Upon returning from Russia, Bethany was unsure of her next step, but knew that she wanted warm weather, so she took a leap of faith, moved out to Los Angeles, and began working in the entertainment industry as an executive assistant in the General Counsel’s office at Artisan Entertainment, which became Lionsgate Films. Impressively, Bethany simultaneously enrolled herself at University of Southern California, where she attained a Masters in Communication Management. After she experienced the legal side of the entertainment industry, Bethany decided to pursue law as a career, and attended University of California, Hastings College of the Law in San Francisco. She couldn’t stay away from L.A. for too long, though, and moved back upon graduating from law school. Bethany explained that she really enjoyed her employment law classes and clinics in law school, which is what led her to work for Jackson Lewis, PC, a national labor and employment law firm. She spent nine years there practicing employment defense in the L.A. office, but realized she wanted a new challenge in her career. In April 2013, an employment counsel position opened up at Paramount Pictures and Bethany jumped on that opportunity. In her current role, Bethany is part of the larger ViacomCBS employment law team and provides advice and counsel on employment-related matters for the studio, manages litigation, and works to ensure legal compliance on employment related issues. She absolutely loves her job at Paramount and has no plans to leave. Bethany is also happily married to Matthew Jacobs, a Los Angeles based real estate developer. They have two children, Sam (5) and Sadie (2), who are now also fluent in Russian thanks to their Russian nanny.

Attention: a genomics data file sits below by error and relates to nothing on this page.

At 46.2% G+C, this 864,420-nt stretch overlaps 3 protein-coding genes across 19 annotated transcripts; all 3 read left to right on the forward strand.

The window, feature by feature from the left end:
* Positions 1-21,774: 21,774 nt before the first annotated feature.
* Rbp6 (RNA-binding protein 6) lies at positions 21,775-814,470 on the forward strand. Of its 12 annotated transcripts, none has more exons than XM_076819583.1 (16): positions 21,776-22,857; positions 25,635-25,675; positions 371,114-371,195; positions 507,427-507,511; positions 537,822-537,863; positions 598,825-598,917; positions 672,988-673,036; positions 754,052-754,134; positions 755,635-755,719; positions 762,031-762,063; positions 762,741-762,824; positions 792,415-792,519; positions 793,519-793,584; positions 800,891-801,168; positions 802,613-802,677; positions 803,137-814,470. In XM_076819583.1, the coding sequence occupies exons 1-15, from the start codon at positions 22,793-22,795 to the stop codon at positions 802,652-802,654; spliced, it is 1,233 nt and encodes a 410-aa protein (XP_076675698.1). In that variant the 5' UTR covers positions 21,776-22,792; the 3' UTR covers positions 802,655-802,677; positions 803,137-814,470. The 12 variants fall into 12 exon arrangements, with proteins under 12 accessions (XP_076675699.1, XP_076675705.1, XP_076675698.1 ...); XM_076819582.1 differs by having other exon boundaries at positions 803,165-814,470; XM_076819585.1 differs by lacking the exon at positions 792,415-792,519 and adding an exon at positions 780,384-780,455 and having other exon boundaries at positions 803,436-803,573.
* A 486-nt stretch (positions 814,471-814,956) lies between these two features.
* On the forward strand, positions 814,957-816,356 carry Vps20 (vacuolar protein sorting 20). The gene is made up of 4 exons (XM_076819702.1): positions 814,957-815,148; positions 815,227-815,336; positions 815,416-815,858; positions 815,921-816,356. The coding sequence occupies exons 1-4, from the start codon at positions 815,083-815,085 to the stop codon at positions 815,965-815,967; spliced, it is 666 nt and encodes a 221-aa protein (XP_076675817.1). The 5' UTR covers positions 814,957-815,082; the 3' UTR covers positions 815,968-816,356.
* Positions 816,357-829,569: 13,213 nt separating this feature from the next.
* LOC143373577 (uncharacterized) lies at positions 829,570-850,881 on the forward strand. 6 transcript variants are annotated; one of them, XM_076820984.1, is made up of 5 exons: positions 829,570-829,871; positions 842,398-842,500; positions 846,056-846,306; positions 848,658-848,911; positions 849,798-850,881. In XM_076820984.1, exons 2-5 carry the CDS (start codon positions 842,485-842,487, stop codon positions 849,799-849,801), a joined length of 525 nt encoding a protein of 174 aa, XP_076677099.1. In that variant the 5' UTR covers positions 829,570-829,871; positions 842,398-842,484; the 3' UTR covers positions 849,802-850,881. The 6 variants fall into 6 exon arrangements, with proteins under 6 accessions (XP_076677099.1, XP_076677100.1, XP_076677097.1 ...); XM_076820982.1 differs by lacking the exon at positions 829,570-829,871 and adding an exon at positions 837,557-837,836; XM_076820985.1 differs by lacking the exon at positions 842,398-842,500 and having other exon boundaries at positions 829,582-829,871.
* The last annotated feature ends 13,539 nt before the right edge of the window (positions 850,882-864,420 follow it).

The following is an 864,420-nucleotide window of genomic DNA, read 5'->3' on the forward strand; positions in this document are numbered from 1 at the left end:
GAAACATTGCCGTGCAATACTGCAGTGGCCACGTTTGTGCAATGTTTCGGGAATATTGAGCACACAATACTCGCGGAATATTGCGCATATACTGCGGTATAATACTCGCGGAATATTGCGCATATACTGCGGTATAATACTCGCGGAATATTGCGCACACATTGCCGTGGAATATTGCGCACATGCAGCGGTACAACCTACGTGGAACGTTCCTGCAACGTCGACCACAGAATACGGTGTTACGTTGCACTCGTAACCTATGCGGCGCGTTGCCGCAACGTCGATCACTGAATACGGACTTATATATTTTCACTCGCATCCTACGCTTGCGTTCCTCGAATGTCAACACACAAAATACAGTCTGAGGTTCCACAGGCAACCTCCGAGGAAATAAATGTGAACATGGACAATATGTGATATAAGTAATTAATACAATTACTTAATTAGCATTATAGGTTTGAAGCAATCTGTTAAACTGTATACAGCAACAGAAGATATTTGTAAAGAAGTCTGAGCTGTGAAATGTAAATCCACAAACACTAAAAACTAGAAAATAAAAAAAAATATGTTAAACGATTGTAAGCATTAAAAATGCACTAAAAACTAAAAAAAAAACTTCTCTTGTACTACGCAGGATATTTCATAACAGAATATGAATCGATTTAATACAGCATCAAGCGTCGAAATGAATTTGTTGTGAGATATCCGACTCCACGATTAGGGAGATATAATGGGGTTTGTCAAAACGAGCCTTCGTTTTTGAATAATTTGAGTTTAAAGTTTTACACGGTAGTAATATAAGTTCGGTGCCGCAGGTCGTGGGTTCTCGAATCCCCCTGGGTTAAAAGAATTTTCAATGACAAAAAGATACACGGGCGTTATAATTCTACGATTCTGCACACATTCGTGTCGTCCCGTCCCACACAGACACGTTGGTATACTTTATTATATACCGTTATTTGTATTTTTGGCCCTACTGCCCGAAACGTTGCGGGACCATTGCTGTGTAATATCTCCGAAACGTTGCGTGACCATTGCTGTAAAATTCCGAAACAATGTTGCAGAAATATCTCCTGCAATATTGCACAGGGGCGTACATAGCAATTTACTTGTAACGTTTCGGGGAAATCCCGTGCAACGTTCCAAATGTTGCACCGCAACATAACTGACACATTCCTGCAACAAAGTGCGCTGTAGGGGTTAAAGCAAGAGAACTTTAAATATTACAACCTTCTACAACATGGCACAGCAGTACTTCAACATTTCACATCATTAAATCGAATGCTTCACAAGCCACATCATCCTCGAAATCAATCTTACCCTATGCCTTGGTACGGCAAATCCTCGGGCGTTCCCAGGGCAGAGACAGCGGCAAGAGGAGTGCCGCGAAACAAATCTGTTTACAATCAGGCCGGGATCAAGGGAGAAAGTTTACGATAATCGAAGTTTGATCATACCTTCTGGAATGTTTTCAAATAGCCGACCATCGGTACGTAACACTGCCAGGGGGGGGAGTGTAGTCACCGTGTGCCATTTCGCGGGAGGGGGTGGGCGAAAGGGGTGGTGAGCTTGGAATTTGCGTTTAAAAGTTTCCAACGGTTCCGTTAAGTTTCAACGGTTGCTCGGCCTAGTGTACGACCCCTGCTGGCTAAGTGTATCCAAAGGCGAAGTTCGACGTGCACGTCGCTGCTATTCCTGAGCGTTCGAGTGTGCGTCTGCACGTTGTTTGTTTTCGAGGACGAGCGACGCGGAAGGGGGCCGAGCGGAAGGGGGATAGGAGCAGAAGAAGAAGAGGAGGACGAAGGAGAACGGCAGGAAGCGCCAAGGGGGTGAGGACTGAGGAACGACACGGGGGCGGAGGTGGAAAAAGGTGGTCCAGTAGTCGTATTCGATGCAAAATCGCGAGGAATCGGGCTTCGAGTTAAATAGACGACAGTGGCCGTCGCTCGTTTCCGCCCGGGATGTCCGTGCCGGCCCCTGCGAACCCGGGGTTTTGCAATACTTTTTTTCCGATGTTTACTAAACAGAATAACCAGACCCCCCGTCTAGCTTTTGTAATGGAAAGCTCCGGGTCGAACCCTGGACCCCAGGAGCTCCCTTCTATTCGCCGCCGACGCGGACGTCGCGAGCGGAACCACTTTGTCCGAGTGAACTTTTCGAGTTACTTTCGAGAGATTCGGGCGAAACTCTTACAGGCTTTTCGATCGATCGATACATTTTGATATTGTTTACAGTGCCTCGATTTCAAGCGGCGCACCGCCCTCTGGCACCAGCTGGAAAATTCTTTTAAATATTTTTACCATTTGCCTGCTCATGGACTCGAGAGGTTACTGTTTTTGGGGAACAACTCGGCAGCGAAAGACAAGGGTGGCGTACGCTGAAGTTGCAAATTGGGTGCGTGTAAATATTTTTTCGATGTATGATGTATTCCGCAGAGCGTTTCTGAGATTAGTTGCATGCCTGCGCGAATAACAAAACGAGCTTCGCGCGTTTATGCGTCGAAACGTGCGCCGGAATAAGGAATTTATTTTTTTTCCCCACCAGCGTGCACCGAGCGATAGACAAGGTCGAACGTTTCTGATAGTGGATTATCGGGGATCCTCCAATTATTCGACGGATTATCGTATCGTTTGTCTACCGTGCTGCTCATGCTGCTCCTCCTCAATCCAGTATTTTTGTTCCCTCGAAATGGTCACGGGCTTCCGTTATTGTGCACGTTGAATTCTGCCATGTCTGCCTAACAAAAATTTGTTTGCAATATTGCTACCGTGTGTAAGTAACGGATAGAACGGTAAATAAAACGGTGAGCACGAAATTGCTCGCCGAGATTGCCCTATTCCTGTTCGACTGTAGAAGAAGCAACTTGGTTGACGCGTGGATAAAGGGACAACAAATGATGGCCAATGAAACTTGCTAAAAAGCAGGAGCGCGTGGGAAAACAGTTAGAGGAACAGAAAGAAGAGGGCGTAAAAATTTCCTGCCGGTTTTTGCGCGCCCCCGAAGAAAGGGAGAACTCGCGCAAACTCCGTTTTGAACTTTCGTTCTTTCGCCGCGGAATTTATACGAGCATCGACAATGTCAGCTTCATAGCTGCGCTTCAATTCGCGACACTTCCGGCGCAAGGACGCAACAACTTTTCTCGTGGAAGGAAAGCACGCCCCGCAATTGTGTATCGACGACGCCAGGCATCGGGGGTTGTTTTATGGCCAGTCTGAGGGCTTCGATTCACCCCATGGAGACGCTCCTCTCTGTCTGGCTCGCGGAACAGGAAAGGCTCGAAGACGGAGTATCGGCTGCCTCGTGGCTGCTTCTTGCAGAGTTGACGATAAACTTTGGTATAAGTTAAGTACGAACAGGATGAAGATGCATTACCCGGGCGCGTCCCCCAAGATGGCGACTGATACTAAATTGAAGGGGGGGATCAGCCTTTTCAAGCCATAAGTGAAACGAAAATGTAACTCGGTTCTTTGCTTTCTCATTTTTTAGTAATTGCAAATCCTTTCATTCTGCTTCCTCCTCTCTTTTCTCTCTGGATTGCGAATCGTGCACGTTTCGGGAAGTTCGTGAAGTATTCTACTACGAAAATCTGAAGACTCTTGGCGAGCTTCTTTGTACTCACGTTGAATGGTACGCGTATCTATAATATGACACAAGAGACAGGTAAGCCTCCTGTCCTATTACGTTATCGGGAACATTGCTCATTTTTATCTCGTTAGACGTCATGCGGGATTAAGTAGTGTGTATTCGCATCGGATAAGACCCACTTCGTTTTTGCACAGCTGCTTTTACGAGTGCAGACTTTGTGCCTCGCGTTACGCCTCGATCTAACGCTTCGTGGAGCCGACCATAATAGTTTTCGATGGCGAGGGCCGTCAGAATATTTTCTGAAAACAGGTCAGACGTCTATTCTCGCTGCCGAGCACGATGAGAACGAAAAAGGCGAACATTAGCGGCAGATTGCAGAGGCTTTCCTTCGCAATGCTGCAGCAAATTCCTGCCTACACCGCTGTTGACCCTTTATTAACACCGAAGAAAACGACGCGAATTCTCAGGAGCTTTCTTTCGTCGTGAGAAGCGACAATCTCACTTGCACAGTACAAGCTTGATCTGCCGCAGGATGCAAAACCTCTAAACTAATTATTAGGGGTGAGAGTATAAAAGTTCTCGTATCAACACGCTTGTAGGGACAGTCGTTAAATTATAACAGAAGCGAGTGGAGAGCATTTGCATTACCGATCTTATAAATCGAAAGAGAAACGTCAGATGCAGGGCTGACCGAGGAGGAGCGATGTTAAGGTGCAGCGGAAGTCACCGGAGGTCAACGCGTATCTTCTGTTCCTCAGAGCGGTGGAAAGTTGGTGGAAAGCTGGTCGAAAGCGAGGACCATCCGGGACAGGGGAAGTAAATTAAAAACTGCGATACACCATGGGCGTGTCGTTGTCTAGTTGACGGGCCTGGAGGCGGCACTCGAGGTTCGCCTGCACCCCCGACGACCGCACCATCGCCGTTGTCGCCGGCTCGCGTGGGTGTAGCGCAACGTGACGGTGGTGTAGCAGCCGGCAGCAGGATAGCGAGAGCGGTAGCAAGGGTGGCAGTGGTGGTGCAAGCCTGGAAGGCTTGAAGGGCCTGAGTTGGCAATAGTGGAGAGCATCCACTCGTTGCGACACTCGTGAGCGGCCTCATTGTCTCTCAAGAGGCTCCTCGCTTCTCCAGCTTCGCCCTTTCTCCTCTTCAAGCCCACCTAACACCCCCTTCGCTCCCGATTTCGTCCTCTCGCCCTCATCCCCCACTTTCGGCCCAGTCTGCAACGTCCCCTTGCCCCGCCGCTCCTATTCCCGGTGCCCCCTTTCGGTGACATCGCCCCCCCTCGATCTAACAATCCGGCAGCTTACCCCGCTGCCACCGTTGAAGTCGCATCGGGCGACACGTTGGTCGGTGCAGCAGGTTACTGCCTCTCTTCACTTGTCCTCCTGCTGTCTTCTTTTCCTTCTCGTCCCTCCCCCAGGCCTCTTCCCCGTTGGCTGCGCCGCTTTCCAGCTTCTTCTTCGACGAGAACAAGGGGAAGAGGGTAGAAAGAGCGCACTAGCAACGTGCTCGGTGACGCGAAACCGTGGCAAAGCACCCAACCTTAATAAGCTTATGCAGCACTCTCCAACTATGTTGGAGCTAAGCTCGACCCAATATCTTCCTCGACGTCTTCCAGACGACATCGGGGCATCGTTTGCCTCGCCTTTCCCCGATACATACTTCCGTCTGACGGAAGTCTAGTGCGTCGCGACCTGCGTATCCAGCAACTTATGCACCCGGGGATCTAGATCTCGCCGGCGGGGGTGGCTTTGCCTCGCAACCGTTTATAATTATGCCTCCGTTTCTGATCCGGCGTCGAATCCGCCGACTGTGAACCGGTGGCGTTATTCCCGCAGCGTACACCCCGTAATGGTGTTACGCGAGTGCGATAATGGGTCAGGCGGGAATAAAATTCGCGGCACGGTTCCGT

When reflecting on her career path and life after SEM, Bethany said that SEM gave her the confidence to present her ideas and not fear that they would be invalidated. She feels that she learned “not to be afraid to participate in a discussion that she was invited to be a part of.” Bethany believes that going to a small school gave her “an immense level of confidence and an ability to participate when thrown into a bigger pond.” Bethany attributes her impressive career path to her adaptability and “taking a chance on a path that wasn’t necessarily [hers].” Bethany’s sentiments are most definitely what makes the SEM experience a great and unique one. Young women have the opportunity to strengthen their skills and develop themselves to be independent trailblazers in whatever career path they choose, and Bethany is a shining example of just that.
Naima Pearce ’05
by Betsy Bloom ‘08
Left: Naima, Right:Betsy
As freshmen at SEM, we were taught that with hard work and effort, there was no barrier we couldn’t overcome, nothing we couldn’t become or accomplish. We were encouraged to think of our futures as politicians, poets, engineers, or anesthesiologists, but if you’d asked me at the age of fourteen what I most wanted to be, my answer would have been simple: a SEM senior. And to me, the epitome of these enviable demi-gods was Naima Pearce.